Working Together to Start Anew

“When Jeannine handed me a picture of the Palace of Versailles and said ‘Make it like this,’ I knew I was in trouble,” says her husband. “How was I going to fit in the 80-foot columns?” On the other hand, Jeannine knew she was going to have to change from what her business-savvy husband calls “shoot-from-the-hip” decisions. Raising prices, which skimmed too close to unprofitable, would help the store provide better service to its customers, he told her.

Jim set about designing Jeannine’s requests for their new 1,700-square-foot store to include several religious statues and Roman detailing. “I love Italy. I love Italian things,” she admits. She’s also not afraid to include displays of her Roman Catholic faith. However, the milieu is ecumenical; it features the Star of David as well. Traditional dark wood or silver-tone cabinets were not the style Jeannine wanted. She found a creamy limed-wood look on a kitchen-cabinetry van’s illustration, and Jim duplicated it.

In turn, he guided the store to Internet business, putting up a website for online sales. It even offers a personalized diamond search feature and gem education. The new Libutti Jewelers proudly breaks the mold many stores are in. “Sales have increased by over 60 percent compared to our last full year in the old location,” exults Jim. “Better than that, though, we are back to making a profit.” Jeannine calls herself the “princess in her castle.” Her store’s most valuable gem, she says, is her husband: “He’s brilliant.”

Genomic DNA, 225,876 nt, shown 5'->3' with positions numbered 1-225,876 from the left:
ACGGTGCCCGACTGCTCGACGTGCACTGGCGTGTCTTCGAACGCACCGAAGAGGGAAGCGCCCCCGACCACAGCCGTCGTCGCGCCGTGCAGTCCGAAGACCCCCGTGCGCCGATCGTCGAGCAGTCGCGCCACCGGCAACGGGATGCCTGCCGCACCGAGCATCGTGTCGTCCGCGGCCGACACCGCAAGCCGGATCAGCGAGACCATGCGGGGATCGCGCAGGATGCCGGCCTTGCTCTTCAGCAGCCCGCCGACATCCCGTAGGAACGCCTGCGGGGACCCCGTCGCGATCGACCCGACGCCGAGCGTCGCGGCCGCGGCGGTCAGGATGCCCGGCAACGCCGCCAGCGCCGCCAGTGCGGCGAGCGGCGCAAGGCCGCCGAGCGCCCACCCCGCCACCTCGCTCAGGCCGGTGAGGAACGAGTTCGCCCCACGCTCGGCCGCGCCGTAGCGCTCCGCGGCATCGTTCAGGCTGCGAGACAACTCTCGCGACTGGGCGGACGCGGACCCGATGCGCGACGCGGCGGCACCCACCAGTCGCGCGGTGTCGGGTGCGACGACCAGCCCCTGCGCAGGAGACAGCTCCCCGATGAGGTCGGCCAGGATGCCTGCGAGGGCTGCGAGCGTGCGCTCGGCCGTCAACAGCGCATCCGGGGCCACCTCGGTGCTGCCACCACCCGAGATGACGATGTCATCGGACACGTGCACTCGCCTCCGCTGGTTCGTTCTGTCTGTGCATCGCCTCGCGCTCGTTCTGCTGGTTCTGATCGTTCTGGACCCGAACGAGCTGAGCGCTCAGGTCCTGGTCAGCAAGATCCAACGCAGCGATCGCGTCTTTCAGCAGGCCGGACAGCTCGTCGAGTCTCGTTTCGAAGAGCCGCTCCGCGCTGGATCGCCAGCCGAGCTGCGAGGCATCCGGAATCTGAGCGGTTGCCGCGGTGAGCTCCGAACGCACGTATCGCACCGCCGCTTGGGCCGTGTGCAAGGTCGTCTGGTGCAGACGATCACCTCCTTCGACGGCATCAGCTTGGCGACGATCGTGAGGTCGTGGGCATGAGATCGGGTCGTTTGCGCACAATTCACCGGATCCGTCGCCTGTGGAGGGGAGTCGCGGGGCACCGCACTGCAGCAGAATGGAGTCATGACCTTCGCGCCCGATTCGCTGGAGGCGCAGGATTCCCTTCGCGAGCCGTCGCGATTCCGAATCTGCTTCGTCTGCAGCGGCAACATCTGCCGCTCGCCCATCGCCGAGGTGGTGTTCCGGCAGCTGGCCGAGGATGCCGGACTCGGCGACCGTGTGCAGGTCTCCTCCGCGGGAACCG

Jeannine Libutti Tiemann and Jim Tiemann

Jeannine Libutti Tiemann and Jim Tiemann, owners

1What would your parents say about the store now? Jeannine: My father never would have supported our selling our summer home, mortgaging our house and having Jim walk away from his career, but I’m sure he would have been ecstatic with the end result

2What sets you apart? Jeannine: Our employees average over 30 years each in the jewelry business, and most of them have owned their own business at one time. It costs more to hire people with qualifications like theirs, but they are worth every penny.

3What business practices has a bigger store required you to change? Jim: The biggest challenge has been the transition from a tiny mom-and-pop store run by a seat-of-the-pants-style management to a more up-to-date environment with buying, inventory control and POS all computerized.

4What’s your biggest challenge? Jim: Marketing ourselves effectively. A store like ours has 60 years of goodwill and service to the community to fall back on, but there needs to be an ongoing effort to keep from sliding backward.

5Having three other stores on your block and 14 other stores around Huntington Village is incredible competition. Why so many? Jim: People are drawn to the town — it’s almost like a center for jewelry. It’s a beautiful little town. People enjoy coming into the town and just walking around.


Said in the Store

They are an old established family business who really service their customers” —GAYLE MOSS, a former employee and current customer


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This story is from the July 2008 edition of INSTORE